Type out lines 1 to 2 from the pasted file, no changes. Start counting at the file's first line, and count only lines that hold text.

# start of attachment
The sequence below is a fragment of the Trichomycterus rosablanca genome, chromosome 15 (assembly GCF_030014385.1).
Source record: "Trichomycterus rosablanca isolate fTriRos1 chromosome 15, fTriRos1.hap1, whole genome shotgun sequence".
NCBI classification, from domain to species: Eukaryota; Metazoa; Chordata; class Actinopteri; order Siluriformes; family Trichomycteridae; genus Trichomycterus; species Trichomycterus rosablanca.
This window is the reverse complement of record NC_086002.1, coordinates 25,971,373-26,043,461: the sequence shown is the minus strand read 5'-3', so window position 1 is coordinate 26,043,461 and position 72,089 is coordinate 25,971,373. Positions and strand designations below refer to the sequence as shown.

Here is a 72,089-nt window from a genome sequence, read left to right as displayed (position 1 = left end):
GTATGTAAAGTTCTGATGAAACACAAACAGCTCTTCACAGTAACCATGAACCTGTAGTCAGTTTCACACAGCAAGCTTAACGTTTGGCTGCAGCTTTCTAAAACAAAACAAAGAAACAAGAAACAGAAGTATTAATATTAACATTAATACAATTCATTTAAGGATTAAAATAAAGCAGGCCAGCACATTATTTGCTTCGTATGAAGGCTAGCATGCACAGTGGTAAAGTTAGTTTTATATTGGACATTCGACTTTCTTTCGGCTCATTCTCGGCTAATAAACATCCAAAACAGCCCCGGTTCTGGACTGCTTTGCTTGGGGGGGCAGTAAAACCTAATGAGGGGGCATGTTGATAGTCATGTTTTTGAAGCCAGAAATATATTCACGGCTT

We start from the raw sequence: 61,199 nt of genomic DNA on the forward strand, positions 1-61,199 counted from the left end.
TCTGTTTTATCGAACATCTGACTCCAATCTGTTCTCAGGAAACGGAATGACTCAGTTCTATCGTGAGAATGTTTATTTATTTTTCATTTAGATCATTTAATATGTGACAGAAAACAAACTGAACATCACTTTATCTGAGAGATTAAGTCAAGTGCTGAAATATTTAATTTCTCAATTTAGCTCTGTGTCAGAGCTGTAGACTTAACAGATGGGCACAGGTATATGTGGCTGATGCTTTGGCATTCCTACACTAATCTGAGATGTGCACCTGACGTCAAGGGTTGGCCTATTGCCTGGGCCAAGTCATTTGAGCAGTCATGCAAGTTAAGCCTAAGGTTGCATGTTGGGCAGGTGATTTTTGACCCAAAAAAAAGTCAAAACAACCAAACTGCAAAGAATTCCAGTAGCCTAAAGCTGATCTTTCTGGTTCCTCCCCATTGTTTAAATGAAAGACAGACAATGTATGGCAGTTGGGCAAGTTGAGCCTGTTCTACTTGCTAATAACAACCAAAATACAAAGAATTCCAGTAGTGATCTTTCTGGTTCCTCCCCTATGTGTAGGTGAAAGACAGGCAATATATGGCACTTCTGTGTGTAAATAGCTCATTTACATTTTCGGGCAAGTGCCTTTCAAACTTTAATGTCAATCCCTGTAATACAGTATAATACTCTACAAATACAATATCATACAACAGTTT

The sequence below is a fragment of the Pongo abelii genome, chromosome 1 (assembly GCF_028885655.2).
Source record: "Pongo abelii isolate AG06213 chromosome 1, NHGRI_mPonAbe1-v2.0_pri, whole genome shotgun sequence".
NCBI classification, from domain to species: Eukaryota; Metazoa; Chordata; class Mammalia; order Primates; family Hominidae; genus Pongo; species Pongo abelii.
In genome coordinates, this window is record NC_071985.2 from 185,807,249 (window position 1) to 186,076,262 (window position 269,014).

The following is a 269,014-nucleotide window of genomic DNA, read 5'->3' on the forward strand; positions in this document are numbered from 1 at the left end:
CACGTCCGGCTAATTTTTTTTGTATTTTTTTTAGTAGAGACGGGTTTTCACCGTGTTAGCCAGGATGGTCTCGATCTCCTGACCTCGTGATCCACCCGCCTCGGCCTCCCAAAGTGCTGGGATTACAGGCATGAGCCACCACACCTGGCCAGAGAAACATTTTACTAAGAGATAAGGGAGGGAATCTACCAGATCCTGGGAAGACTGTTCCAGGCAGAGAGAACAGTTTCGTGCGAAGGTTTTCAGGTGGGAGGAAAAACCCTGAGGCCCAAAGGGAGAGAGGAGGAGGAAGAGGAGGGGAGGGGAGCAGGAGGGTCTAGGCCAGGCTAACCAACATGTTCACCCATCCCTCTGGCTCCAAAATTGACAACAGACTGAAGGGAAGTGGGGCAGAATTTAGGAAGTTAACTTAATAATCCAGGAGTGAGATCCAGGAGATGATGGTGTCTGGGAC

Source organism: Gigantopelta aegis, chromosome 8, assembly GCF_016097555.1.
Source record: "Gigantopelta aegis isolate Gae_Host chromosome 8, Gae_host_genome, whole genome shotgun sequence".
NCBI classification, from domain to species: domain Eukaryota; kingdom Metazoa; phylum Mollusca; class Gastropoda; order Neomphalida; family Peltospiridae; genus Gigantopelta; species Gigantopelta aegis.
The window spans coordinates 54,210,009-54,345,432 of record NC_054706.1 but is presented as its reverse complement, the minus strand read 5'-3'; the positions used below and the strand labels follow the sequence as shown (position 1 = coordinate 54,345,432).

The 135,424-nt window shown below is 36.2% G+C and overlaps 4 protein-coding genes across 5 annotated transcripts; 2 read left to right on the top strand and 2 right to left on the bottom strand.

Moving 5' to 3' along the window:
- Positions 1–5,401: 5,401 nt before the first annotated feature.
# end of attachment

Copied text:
The sequence below is a fragment of the Trichomycterus rosablanca genome, chromosome 15 (assembly GCF_030014385.1).
Source record: "Trichomycterus rosablanca isolate fTriRos1 chromosome 15, fTriRos1.hap1, whole genome shotgun sequence".